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Duterte Harry, the life and crimes of an elected Philippine president

More than 16 million Filipinos bought Duterte's pledge to end with drug pandemic and voted him in by a landslide

‘Duterte Harry’ is the first published biography of the Philippine president, and tells of his lifelong addiction to killing. It is a chilling account of what can happen when unbridled populism goes unchecked.

The campaign pledge of Rodrigo Duterte, the populist president of the Philippines, was mass murder, pure and simple – and, unlike most politicians, he faithfully delivered on his promise.

Duterte swore to Filipinos that if they elected him president, he would rid what he called their “narco-state” of its “drug pandemic” – by killing those he claimed were the culprits.

More than 16 million Filipinos bought his pledge and voted him in by a landslide. In his first 18 months in power, four times as many people were killed than the disgraced dictator, Ferdinand Marcos, managed in a decade under martial law from 1972.

Duterte has also set about systematically assailing the pillars of Asia’s oldest democracy, including the courts. Some were shocked – but those who knew his dark past had seen it coming.

‘Duterte Harry’ is the first published biography of the Philippine president, and tells of his lifelong addiction to killing. It is a chilling account of what can happen when unbridled populism goes unchecked.

The author, veteran foreign correspondent Jonathan Miller, digs deep into Duterte’s deadly war on drugs, and into his blood-soaked history as mayor for decades of Davao City on the southern island of Mindanao.

The book draws on personal encounters between the author and President Duterte as well as dozens of interviews with his leading critics, surviving victims, members of the president’s family, ministers in his cabinet, and also his supporters – who include priests, politicians, civil servants, newspaper editors, and close associates.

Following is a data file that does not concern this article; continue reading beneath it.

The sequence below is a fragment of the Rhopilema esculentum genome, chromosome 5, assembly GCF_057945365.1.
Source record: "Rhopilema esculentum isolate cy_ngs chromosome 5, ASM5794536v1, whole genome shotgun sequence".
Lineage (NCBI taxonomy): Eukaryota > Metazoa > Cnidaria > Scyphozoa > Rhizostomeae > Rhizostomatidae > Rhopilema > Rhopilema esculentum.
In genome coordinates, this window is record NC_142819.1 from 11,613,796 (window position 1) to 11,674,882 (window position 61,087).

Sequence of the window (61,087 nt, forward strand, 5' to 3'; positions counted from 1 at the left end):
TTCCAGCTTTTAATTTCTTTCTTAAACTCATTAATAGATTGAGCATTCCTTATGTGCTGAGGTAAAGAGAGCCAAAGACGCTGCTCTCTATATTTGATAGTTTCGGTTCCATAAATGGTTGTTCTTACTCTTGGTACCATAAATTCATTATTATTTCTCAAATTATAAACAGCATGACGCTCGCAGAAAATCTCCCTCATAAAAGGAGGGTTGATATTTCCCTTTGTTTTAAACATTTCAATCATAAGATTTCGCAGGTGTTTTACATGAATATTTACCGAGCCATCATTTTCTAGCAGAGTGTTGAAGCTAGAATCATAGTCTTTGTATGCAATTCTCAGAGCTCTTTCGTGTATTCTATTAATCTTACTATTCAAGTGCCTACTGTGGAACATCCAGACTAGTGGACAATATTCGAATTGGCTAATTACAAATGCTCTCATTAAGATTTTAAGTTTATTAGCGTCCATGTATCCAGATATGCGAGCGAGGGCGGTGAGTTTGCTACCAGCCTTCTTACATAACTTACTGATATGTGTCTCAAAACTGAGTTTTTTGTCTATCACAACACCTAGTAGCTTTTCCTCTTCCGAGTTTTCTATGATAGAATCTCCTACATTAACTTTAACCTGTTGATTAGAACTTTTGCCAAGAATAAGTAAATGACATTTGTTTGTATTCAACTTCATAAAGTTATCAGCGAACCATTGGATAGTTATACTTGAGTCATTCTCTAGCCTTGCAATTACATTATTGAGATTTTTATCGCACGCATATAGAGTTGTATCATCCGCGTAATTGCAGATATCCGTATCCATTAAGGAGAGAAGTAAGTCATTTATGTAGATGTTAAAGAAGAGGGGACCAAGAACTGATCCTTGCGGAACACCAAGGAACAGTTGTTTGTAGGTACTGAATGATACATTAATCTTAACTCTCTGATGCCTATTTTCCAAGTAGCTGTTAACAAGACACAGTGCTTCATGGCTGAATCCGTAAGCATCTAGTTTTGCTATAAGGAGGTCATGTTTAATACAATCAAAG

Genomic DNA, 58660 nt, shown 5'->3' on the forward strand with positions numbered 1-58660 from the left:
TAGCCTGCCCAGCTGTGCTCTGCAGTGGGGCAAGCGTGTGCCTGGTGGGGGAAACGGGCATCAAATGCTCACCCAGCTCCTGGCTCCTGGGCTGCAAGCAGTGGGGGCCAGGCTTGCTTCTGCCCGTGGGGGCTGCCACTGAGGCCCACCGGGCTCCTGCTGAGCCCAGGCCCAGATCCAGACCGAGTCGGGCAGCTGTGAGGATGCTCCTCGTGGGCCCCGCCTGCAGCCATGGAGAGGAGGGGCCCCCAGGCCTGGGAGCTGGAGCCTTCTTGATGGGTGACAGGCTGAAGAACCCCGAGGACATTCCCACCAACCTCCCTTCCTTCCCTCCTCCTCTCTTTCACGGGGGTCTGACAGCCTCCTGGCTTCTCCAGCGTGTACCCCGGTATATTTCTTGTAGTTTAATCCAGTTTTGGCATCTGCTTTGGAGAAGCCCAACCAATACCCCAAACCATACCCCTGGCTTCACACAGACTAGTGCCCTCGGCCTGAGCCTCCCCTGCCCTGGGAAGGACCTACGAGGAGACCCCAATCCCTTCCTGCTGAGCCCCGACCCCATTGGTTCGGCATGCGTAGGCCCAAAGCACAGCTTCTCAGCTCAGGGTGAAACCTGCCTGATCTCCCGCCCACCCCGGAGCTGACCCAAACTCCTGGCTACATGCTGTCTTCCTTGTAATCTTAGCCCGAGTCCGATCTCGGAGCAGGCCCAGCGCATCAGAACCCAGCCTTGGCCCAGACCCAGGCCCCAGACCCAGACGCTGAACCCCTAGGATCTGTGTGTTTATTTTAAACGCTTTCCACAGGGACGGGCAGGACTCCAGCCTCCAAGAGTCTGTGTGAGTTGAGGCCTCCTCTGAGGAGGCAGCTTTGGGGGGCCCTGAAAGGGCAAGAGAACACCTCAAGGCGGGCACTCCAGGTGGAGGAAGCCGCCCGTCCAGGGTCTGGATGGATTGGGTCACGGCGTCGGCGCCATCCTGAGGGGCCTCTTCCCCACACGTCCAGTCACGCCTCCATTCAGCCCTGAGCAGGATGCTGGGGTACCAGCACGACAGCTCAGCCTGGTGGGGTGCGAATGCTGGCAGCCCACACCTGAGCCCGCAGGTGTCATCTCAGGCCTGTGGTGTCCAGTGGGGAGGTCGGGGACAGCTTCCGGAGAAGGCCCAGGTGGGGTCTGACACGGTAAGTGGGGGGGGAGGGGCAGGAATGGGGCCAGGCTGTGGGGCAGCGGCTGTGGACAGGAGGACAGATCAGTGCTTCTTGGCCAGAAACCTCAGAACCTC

The first of the author’s personal encounters occurred a few months into the presidency when Duterte called Miller a “son of a whore” live on national TV.

The president didn’t like being questioned about the death squads he had by then unleashed nationwide and the increasing brutality of his vigilante style of governance. Duterte had by then made similar comments about President Barack Obama and Pope Francis.

Some see Duterte’s brand of authoritarian populism as part of a growing global trend, along with Trump, Putin, Erdogan, Modi, and even Xi Jingping. Duterte, however, has been described by one former Philippine congressman as “a fascist original”.

The author

Jonathan Miller was born in the north of Ireland and has spent much of his life in Southeast Asia, where his family lived for 25 years. As a foreign correspondent, he gravitated back, devoting nearly half his 30-year career to reporting from across Asia. This resulted in an abiding fascination with the region. After more than a decade as a London-based foreign affairs correspondent with Channel 4 News, he took up the post of Asia Correspondent just as Rodrigo Duterte rose to power. He soon found himself covering the calamitous consequences. Jonathan has won four Royal Television Society awards for his journalism, and four Amnesty International TV News awards.

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